What is required to make a good – AND safe – investment decision?

Due to continued low interest rates, better household savings and increased home equity we are experiencing greater enquiries about how to use property as an investment vehicle for creating financial security.

Property has been considered a popular path to wealth for Australians for many years. It has the potential to generate capital growth (an increase in the value of the asset) as well as rental income.

There are also tax advantages associated with negative gearing. However, when buying an investment property, it is wise to remember you are making a business decision. It’s worth taking the time to plan.

Here are our tips!

1. Do your homework

You are buying from the head – not the heart – so it is important to assess your current financial position. What are your cash reserves and what equity do you have in your present home? Look at your long-term objectives and factor in potential changes to your current situation (eg the birth of a child or loss of one income).

2. Understand negative and positive gearing

Positively geared properties – rental income is higher than your loan repayments and outgoings. Tax is likely to be payable on the net income.

Negatively geared properties – rental income is less than your loan repayments and outgoings. The loss can be offset against other income earned, reducing your assessable income and therefore your tax payable.

3. Decide how to fund your investment

You’ll probably need an investment loan. The deposit can come from your savings or from equity in your principal residence. It is also becoming popular to invest in property via a self managed superannuation fund.

4. Determine how much you can borrow

This is an essential step. Be realistic in your expectations and focus your househunting time on properties within your budget.

5. Select the right loan

Interest only loans are the most popular for investors because borrowing costs are fully tax deductible. However, there are many other options so talk to us about your requirements and we will make some recommendations.

6. Calculate up-front costs

Remember to factor in up-front costs such as stamp duty, loan application fees, valuation fees and legal costs. A building and pest inspection is also a must to avoid expensive headaches down the track.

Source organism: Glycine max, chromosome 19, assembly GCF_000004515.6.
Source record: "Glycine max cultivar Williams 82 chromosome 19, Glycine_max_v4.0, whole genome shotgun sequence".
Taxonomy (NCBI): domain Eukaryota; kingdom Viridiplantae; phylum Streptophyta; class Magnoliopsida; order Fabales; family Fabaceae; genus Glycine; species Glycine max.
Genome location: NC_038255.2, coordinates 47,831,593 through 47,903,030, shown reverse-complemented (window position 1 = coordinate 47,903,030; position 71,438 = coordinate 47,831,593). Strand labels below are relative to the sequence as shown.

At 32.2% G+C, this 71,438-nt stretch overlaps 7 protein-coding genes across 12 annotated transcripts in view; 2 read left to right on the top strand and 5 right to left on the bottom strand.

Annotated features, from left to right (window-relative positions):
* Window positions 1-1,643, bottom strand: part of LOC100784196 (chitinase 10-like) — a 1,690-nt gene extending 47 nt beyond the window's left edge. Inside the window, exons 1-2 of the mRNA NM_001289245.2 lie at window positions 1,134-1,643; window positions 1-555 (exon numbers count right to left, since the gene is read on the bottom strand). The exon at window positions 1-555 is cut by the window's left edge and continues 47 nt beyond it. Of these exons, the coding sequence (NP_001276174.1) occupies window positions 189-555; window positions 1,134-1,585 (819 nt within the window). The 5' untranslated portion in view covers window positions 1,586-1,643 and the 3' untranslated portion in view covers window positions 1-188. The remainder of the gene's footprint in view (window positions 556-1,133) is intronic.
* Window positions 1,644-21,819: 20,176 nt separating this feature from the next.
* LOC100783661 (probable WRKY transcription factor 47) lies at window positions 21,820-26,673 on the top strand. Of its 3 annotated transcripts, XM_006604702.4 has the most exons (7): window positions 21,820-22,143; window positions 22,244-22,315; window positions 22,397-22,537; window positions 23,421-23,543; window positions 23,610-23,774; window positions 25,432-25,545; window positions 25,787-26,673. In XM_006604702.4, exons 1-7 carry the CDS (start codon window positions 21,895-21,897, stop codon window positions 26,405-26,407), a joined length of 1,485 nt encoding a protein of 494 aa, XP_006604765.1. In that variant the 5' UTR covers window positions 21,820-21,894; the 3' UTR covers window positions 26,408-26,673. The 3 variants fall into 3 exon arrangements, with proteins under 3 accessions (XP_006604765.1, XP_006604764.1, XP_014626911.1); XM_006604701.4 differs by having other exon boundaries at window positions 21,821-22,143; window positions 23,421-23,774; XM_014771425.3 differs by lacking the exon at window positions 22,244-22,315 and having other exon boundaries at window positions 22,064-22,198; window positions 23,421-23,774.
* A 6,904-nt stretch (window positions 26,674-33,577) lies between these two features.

7. Estimate ongoing costs

All properties incur ongoing expenses (eg rates, insurance etc). Your rental income will cover most or all of these but you might need to have some spare cash set aside until you start receiving rent (most agents pay the owner at the end of each month so you won’t receive rental income straight away).

8. Find the right property

An investment property doesn’t have to be one you would live in or even be in the same suburb or state that you live in. Think about the features that are universally appealing and of course remember the old adage – location, location, location!

It’s also worth investigating both current and future government planning initiatives for infrastructure, services and transport.

9. Appoint a good property manager

Local agents are usually the best at understanding the current market place, tenant type and rental expectation.

Interview a few well-known agents and ask them for references or testimonies from some long term tenants and landlords.

Ask them what makes them different and why you should choose them.

Remember – it’s not always about the amount they charge. You get what you pay for.

10. Invest in risk protection

Some insurance companies now combine building cover with specialist landlord insurance. You should also consider life and income protection insurance to ensure your family doesn’t suffer financial hardship repaying loans if the main income earner is unable to work